Spencer: I think the advantage is that designers understand that this is a natively-connected box, and things like World of Tanks [being] exclusive on our box is [a sign that] creators understanding the opportunities when you have a connected device. Vince bringing his game, because he understands the game that he is bringing: I am bringing an online multiplayer game and I can fully support cloud, dedicated server, the capability of a connected device.
Kotaku: If you guys have been thinking about this and really believe in the online connection, it seems like a misstep to me to not be able to say, ‘we'll be supporting lending on day one.’ It feels like there's some shooting yourself in the foot.
Spencer: I'll take that feedback.
Kotaku: You want to do the lending, it sounds like...
Spencer: We do. But we're also trying to launch and we understand feature sets. We've got partners and publishers [we] want to talk to about how lending is going to work. We don't dictate pricing to our partners on our platform. We want to give them capabilities to support content and business models that they want to support with their content. It sounds like Sony is trying to do the same thing. How do we support what our partners want to do? We want to have the conversations with them and land on a plan.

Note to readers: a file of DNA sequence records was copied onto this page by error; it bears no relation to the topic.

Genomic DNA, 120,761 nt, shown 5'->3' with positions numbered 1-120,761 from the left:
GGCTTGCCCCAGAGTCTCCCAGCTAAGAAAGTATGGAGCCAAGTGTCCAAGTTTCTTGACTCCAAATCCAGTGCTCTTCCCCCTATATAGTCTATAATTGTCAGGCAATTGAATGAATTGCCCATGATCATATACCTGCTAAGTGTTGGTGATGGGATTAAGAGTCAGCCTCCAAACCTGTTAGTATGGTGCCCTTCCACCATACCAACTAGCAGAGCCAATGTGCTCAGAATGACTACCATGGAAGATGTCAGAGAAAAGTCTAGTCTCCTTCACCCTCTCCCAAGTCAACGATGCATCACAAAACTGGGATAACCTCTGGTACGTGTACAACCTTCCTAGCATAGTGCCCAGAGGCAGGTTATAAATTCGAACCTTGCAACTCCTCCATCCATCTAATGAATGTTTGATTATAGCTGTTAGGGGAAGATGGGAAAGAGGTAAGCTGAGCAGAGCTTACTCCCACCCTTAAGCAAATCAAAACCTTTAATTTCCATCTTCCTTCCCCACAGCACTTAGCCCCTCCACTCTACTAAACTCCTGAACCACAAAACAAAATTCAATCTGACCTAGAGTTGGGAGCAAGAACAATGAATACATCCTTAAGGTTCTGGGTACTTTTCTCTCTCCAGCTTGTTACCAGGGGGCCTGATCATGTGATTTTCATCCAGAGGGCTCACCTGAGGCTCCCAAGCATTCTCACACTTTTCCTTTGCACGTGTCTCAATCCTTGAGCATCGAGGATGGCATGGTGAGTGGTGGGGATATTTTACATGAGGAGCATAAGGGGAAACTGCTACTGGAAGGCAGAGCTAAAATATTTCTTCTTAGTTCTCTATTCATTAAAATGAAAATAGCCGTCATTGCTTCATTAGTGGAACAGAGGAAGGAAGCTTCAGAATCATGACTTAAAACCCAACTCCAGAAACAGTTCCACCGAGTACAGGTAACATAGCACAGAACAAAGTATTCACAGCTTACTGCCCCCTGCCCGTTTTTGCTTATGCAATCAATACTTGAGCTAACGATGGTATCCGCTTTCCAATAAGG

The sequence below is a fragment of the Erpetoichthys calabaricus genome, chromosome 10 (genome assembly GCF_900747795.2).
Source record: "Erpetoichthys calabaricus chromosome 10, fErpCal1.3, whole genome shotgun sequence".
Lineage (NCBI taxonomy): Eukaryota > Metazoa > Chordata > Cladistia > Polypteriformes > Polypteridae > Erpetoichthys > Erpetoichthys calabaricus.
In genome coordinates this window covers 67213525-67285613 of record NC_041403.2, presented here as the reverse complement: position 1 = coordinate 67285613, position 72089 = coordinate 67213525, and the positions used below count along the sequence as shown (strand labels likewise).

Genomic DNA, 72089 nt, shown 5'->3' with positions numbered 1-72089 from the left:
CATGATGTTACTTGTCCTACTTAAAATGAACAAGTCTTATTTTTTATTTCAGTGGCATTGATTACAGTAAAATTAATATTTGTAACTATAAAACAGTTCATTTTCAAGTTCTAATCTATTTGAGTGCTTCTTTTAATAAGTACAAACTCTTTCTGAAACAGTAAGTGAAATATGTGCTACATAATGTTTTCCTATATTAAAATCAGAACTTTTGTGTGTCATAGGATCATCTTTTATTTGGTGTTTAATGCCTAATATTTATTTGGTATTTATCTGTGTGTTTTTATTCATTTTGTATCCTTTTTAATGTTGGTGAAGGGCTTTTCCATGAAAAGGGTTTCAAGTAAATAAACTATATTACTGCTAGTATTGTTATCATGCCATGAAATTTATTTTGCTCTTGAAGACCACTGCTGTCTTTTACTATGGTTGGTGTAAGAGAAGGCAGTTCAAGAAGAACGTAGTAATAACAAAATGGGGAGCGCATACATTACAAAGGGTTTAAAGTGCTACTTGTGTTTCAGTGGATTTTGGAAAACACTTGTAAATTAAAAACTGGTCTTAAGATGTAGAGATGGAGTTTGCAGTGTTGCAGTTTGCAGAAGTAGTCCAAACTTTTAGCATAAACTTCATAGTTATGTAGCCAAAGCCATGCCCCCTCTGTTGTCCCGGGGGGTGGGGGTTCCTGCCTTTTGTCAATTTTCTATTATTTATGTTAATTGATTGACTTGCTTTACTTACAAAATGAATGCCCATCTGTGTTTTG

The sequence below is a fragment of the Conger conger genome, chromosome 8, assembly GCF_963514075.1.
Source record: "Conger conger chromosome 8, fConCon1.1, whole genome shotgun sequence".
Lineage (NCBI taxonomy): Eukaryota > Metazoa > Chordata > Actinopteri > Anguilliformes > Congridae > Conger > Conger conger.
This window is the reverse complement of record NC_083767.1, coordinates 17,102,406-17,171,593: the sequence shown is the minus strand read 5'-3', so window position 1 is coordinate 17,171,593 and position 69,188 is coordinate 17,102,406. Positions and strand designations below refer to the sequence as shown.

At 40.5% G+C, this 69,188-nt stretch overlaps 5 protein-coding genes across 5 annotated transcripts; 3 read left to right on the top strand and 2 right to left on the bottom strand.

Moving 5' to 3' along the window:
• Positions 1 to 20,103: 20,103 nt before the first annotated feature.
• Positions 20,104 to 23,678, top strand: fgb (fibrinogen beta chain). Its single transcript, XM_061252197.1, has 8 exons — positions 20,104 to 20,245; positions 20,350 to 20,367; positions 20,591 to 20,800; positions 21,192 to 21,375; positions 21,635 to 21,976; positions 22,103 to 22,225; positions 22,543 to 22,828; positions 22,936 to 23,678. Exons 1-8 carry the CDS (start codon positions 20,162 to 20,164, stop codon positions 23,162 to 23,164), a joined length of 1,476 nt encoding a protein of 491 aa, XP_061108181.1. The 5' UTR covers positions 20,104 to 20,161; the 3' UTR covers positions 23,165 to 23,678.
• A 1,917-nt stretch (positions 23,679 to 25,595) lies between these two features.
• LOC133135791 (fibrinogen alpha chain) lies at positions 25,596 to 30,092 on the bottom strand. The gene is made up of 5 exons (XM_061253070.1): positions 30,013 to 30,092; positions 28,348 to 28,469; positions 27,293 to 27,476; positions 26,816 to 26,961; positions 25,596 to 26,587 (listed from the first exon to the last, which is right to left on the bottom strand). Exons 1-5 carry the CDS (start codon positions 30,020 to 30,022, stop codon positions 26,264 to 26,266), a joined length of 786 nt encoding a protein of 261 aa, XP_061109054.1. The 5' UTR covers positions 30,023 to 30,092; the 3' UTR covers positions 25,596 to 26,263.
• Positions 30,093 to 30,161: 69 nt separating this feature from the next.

We understand lending and the benefits of lending, so, funny videos aside, we get it. We want to make sure we land on the right solution that fits a digital ecosystem moving forward.
If you think about lending in digital ecosystems, it's not something a lot of other people have supported. We're going to commit... gifting, we said we're going to support that, secondary market we're going to support that even though the license is digital and it's not as trivial as just handing a disc to someone else. Lending, we want to do it, we want to work with our partners to make it possible.
Kotaku: You understand, obviously, that because these things exist on discs, it's why it seems so odd that—you're not launching until November—since I would think I can lend you this notebook and discs, surely I could do the same, but you guys are saying that you won't have the lending solution.